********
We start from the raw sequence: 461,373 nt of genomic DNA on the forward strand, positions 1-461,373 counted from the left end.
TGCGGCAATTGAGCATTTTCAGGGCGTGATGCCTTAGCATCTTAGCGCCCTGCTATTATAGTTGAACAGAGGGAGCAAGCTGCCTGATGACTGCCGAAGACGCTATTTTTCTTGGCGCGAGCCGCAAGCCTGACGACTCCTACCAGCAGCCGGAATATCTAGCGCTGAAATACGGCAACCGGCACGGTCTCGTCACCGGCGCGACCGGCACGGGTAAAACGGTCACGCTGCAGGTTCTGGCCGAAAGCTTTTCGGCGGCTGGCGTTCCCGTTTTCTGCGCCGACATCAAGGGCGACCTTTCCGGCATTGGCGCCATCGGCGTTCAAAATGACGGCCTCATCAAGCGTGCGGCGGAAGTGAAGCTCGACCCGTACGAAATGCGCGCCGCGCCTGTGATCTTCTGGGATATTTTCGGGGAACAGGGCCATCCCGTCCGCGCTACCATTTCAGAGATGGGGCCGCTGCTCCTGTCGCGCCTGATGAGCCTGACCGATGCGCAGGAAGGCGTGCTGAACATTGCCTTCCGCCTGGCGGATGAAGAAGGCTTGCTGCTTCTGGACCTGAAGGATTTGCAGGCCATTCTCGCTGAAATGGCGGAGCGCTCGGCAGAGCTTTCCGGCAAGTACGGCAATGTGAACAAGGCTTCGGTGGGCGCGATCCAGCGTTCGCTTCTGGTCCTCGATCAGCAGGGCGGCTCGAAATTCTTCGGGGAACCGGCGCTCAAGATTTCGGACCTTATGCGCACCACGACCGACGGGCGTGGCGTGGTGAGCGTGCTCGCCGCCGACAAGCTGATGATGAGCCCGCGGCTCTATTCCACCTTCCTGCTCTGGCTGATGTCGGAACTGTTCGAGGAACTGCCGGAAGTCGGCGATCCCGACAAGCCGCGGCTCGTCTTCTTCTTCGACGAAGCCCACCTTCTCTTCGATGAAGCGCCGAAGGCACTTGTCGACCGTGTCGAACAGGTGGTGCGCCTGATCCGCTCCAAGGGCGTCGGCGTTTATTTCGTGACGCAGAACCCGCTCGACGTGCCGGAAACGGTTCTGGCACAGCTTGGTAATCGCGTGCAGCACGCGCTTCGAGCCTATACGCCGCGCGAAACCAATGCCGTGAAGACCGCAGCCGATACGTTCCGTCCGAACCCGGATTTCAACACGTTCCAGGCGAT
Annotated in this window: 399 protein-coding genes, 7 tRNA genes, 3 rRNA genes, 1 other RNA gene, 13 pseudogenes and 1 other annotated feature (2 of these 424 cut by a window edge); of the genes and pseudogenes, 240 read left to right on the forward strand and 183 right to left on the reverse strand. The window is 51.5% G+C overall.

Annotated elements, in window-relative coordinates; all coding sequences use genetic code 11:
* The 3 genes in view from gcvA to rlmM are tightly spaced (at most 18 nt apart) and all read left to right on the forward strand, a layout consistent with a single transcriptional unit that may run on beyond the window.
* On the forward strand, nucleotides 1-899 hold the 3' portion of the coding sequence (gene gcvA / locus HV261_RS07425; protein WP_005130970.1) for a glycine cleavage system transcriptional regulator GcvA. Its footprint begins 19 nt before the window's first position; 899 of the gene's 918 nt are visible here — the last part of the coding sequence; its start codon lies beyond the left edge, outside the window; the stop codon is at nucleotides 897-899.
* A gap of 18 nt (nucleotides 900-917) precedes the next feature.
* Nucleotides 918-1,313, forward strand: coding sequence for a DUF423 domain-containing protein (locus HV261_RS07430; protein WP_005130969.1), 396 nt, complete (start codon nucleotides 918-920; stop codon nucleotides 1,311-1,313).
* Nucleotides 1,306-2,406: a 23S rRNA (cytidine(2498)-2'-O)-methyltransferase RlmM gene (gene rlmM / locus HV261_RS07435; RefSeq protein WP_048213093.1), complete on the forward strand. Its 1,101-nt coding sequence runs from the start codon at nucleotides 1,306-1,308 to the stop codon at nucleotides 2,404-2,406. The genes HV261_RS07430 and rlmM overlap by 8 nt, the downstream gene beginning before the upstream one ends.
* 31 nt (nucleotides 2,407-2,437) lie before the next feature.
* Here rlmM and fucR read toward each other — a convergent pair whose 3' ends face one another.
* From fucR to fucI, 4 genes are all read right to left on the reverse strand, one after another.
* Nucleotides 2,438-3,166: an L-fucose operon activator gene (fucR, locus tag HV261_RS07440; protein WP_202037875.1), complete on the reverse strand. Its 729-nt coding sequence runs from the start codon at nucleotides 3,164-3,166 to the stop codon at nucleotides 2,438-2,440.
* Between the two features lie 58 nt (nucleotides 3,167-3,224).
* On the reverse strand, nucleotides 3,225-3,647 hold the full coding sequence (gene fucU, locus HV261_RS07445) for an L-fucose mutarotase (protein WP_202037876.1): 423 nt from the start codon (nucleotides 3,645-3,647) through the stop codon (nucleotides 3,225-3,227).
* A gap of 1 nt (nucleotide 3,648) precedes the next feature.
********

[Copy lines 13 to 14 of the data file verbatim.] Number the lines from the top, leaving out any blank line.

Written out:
* Nucleotides 2,438-3,166: an L-fucose operon activator gene (fucR, locus tag HV261_RS07440; protein WP_202037875.1), complete on the reverse strand. Its 729-nt coding sequence runs from the start codon at nucleotides 3,164-3,166 to the stop codon at nucleotides 2,438-2,440.
* Between the two features lie 58 nt (nucleotides 3,167-3,224).